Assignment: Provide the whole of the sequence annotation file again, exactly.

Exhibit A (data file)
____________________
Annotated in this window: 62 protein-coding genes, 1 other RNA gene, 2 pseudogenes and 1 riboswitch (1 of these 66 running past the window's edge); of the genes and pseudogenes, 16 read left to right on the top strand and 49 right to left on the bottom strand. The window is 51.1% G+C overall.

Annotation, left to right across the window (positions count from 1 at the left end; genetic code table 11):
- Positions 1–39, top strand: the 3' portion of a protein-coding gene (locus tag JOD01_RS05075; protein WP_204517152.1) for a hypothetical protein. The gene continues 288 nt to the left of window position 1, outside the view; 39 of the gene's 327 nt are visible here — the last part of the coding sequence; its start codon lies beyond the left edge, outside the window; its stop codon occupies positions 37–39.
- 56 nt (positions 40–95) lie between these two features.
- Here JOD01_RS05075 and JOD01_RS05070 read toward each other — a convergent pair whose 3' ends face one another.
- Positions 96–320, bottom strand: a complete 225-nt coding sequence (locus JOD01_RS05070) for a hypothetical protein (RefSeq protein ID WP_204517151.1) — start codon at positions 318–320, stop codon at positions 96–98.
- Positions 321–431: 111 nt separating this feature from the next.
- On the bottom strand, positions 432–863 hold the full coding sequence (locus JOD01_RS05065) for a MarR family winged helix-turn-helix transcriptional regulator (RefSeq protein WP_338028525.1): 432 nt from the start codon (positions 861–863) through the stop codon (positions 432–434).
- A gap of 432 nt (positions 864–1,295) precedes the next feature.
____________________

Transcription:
Annotated in this window: 62 protein-coding genes, 1 other RNA gene, 2 pseudogenes and 1 riboswitch (1 of these 66 running past the window's edge); of the genes and pseudogenes, 16 read left to right on the top strand and 49 right to left on the bottom strand. The window is 51.1% G+C overall.

Annotation, left to right across the window (positions count from 1 at the left end; genetic code table 11):
- Positions 1–39, top strand: the 3' portion of a protein-coding gene (locus tag JOD01_RS05075; protein WP_204517152.1) for a hypothetical protein. The gene continues 288 nt to the left of window position 1, outside the view; 39 of the gene's 327 nt are visible here — the last part of the coding sequence; its start codon lies beyond the left edge, outside the window; its stop codon occupies positions 37–39.
- 56 nt (positions 40–95) lie between these two features.
- Here JOD01_RS05075 and JOD01_RS05070 read toward each other — a convergent pair whose 3' ends face one another.
- Positions 96–320, bottom strand: a complete 225-nt coding sequence (locus JOD01_RS05070) for a hypothetical protein (RefSeq protein ID WP_204517151.1) — start codon at positions 318–320, stop codon at positions 96–98.
- Positions 321–431: 111 nt separating this feature from the next.
- On the bottom strand, positions 432–863 hold the full coding sequence (locus JOD01_RS05065) for a MarR family winged helix-turn-helix transcriptional regulator (RefSeq protein WP_338028525.1): 432 nt from the start codon (positions 861–863) through the stop codon (positions 432–434).
- A gap of 432 nt (positions 864–1,295) precedes the next feature.